Izzy hopefully got my last letter I sent from Kazakhstan about 3 weeks ago by snail mail but just in case I had asked her daughter Kristy to print out the same so it would get to her sooner. I knew from Kristy that Izzy was failing in health but I hoped that she would hold out long enough to celebrate the 50 year reunion.  Seems her life ended just when it was supposed to, while people from all over the U.S. and Canada could celebrate her long, illustrious life.  She was known not only as the widow of the man who had started the Steam Thresher’s reunion, but she was sweet and dear Aunt Izzy to me.

 

The following is the last Izzy wrote on Jan. 3, 2008, eight months ago.

 

K. I think either tomorrow or Saturday will be O K  it you want to come over, but I don’t know how much information we  will be able to    find  in that amount of time.                                 I have been unusually busy this morning, with phone calls, oil delivery for furnace,   paying bills, etc.                                       Let me know, if you can, or if you have ti   me to do so!                    Happy New Year!   Belated, Isabelle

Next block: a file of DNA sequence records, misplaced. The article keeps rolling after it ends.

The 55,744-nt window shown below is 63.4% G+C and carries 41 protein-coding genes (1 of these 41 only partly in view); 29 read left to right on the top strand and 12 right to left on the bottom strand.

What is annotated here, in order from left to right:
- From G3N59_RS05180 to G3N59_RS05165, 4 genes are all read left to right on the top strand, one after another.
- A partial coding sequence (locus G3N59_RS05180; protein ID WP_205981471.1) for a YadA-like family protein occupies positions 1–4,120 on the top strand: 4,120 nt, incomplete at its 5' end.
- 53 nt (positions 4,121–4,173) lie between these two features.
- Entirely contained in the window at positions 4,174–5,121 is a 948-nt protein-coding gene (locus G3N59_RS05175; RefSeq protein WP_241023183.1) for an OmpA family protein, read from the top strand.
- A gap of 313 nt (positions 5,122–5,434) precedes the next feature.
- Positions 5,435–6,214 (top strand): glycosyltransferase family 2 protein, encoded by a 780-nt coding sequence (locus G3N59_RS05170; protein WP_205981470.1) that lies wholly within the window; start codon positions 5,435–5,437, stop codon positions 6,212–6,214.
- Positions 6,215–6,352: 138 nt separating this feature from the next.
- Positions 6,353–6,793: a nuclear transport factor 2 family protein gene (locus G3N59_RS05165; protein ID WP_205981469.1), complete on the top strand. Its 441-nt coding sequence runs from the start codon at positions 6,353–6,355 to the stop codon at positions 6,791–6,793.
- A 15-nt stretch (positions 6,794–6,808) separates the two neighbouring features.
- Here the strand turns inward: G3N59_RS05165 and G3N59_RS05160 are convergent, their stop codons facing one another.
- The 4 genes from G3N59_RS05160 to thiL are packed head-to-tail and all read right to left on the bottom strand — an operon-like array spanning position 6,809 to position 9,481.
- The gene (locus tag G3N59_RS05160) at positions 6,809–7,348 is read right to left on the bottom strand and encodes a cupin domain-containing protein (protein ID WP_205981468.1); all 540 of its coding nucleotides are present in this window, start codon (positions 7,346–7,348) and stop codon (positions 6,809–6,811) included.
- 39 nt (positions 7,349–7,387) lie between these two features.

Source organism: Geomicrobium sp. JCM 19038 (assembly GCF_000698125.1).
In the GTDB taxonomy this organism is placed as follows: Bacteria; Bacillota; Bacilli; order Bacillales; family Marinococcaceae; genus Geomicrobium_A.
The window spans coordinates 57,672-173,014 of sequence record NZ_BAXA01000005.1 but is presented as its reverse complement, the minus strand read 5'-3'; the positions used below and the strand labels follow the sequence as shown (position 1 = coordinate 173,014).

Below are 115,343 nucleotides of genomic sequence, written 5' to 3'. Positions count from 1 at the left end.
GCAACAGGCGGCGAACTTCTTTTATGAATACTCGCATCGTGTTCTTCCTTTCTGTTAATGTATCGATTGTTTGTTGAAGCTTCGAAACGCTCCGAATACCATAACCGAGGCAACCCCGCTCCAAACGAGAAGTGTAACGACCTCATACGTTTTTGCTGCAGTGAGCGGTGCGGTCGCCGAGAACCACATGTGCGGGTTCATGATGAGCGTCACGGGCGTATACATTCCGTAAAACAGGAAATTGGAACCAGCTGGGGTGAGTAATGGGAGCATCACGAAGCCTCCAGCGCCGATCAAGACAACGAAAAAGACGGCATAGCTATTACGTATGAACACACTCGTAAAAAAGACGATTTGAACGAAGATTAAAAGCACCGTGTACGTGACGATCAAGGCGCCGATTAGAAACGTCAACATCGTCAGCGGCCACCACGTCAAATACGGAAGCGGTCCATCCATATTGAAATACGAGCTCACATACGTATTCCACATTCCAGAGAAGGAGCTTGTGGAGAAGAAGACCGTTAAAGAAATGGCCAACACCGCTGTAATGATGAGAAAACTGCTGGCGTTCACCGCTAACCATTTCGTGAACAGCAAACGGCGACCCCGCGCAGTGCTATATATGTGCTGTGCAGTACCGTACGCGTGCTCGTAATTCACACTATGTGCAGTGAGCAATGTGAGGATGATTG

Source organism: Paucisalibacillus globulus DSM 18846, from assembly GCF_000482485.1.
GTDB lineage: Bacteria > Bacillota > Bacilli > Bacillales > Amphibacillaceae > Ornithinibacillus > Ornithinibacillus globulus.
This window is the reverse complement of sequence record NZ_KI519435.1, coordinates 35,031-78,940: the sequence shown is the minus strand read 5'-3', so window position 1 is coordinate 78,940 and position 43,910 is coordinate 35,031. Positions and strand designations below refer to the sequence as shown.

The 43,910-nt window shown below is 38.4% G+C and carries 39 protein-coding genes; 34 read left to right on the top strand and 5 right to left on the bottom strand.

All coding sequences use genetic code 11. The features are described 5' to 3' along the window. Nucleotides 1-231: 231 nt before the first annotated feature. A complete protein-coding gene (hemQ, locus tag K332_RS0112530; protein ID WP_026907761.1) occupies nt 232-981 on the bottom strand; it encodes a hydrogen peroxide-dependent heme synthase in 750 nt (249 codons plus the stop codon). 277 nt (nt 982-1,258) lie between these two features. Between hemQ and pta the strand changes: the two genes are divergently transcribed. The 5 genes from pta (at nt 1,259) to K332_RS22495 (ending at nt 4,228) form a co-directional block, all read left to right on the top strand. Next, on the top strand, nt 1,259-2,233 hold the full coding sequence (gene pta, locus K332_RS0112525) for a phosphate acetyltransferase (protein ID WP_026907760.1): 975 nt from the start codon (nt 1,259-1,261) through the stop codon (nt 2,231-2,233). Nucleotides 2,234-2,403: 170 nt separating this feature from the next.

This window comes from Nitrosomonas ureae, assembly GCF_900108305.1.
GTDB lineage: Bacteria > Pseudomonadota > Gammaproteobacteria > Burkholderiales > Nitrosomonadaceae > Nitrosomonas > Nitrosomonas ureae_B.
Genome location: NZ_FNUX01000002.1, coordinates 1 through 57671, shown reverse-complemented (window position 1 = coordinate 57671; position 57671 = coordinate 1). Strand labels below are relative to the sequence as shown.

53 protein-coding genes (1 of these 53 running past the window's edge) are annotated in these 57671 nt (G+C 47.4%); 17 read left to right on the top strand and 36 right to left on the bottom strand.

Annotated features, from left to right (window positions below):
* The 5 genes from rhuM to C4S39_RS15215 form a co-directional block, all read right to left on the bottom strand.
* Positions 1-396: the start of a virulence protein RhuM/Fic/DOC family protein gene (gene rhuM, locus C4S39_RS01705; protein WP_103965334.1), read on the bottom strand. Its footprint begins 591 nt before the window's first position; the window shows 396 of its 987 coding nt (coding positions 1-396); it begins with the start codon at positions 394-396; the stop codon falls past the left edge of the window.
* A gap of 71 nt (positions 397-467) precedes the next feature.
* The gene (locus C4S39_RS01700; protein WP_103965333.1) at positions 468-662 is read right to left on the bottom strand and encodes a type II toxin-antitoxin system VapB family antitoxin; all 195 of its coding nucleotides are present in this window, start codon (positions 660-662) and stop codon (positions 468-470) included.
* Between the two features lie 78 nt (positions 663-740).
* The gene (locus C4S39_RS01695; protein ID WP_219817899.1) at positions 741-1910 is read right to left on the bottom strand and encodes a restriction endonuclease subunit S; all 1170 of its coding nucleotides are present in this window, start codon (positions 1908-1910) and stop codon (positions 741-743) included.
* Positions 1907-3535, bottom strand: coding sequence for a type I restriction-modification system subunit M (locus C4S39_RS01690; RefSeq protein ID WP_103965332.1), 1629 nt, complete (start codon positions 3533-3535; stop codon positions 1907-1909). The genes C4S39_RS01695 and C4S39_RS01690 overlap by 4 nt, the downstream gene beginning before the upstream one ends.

The following is what my Mom wrote to summarize the event I wish I had been able to attend but is yet another family reunion that I missed because I teach half way around the world in Almaty, Kazakhstan.

 

There was a very emotional moment for many of us in the crowd at the Steam Thresher’s Show when a small yellow airplane flew over and circled back over the grounds in honor of the founder of the show, Uncle Ole and Izzie.

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Pulling Weeds and 1932-33 Holodomor in Ukraine

Today was THEE day to pull out vicious weeds from my various flower gardens.  Since we got a blessed 4/10ths of an inch of rain last night, the thistle and itch weed were extracted easily.  The 4-5 hours I was outside playing havoc with those evil weeds, I was thinking about American education and what they “intentionally” leave out of world history books.  I believe not many people in the U.S. or other western countries really know what happened in Ukraine 75 years ago. (Sadly, many don’t care.) Ten years ago I honestly had NO idea what tragedy Ukraine went through in 1932-33 with the Holodomor (Terror Famine). We simply know from our history books that American farmers were focussed on poor grain prices and the rest of Americans were mired in the Great Depression.  Or for that matter, even less is known by many westerners about what Kazakhstan and other countries of the former Soviet Union endured during collectivization.